Ex-Iraq Arms Hunter Blames Data for Failure

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Times Staff Writer

The former leader of the U.S. hunt for Iraqi weapons of mass destruction said Sunday that intelligence agencies owe the president and the public an explanation for the failure to find large stockpiles of chemical or biological weapons after the U.S.-led war.

David Kay, who resigned Friday, also said that the looting and rioting that followed the short war could have destroyed evidence that would have shed light on whether Iraq possessed such weapons.

“My warning to the American public,” he said on National Public Radio’s “Weekend Edition” program, “is there’s always going to be unresolved ambiguity here. The failure to establish security at the end of Operation Iraqi Freedom, and allowing the looting to continue, meant the records have been destroyed, and destroyed forever.” Still, he said, “we are very unlikely to find large stockpiles of weapons. I don’t think they exist.”


Claims that the regime of now-imprisoned Iraqi leader Saddam Hussein possessed large quantities of chemical and biological weapons and had reconstituted its nuclear weapons program were a major justification used by the Bush administration for last year’s invasion.

White House Press Secretary Scott McClellan said Sunday that it is important for the search to continue “so that we find out the truth.”

“Saddam Hussein’s regime was a gathering threat, and in a post-Sept. 11 world, we must confront gathering threats before it is too late,” he added.

Charles W. Duelfer, a former United Nations weapons inspector, is replacing Kay in continuing the search.

Asked if the president owes the country an explanation for the failure of weapons stockpiles to turn up, Kay told NPR, “I actually think the intelligence community owes the president, rather than the president owing the American people.”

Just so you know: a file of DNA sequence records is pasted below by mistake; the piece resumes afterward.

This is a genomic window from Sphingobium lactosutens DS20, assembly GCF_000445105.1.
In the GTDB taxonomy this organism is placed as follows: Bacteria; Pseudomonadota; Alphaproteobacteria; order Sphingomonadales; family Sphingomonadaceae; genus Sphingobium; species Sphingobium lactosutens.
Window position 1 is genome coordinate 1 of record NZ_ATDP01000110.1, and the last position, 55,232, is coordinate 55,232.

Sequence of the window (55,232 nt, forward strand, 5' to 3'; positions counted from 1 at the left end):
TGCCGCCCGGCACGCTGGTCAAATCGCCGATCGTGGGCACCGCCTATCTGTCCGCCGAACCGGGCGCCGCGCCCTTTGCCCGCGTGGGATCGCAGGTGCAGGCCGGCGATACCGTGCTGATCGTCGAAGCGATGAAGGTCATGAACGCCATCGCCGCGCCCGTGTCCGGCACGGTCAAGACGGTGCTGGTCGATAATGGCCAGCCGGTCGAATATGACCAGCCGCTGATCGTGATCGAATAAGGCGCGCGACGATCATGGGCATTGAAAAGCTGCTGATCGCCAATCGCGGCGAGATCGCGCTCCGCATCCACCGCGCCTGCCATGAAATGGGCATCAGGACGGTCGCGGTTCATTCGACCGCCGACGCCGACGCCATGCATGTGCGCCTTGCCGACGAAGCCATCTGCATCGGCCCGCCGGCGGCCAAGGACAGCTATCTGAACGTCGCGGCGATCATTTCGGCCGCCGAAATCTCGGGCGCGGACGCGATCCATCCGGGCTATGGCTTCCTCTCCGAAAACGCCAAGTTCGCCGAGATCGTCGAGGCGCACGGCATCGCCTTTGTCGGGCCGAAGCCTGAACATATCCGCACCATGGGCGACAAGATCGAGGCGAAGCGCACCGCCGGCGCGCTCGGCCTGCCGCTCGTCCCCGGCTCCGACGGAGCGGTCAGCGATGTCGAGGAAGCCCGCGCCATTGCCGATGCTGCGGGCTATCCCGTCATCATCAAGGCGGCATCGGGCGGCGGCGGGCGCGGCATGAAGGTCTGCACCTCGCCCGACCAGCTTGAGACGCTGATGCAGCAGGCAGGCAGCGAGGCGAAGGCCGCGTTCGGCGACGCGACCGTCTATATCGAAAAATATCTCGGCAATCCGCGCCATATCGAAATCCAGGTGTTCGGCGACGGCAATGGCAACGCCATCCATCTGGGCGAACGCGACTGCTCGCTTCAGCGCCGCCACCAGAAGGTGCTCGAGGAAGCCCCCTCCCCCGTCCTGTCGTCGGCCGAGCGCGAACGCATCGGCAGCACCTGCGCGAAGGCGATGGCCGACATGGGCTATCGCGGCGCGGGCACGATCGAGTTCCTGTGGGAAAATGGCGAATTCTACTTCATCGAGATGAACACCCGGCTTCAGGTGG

“It’s not a political issue,” he added. “It’s an issue of the capabilities of one’s intelligence service to collect valid, truthful information.”


The Republican chairman of the Senate Intelligence Committee said Sunday that his panel is investigating the prewar data. But Sen. Pat Roberts of Kansas told CNN’s “Late Edition” that if Hussein didn’t have weapons of mass destruction, “why on Earth didn’t he let the U.N. inspectors in and avoid the war?”

Hussein did allow U.N. inspectors into Iraq in November 2002 as momentum for war built, and they conducted nearly 600 inspections of about 350 sites. The inspectors made no significant discoveries of chemical, biological or nuclear weapons programs, although there were unresolved questions.

Sen. John F. Kerry (D-Mass.), who is seeking his party’s presidential nomination, said Kay’s comments support his contention that the Bush administration exaggerated claims about Iraqi weapons.

“It confirms what I have said ... that we were misled -- misled not only in the intelligence, but misled in the way that the president took us to war,” Kerry said on “Fox News Sunday.”

In his State of the Union speech last week, President Bush talked of identifying evidence of “weapons of mass destruction-related program activities and significant amounts of equipment that Iraq concealed from the United Nations.”

Although there were no large stockpiles of weapons of mass destruction available for “imminent action,” Kay said, “that’s not the same thing as saying it was not a serious, imminent threat.... That is a political judgment, not a technical judgment.”


Kay said there was “a constant stream of trucks, cars, rail traffic” moving from Iraq to Syria. “We simply don’t know what was moved,” he said, adding, “The Syrian government has shown absolutely no interest in helping us resolve this issue.”

Syrian officials brushed aside Kay’s comments Sunday.

“This [assertion] is meant to mislead” the public, Information Minister Ahmed Hassan told reporters in Damascus, the Syrian capital. “So long as there were no weapons of mass destruction [found] in Iraq itself, how can they be in Syria?”

The Americans, he said, “are seeking to cover their failure.”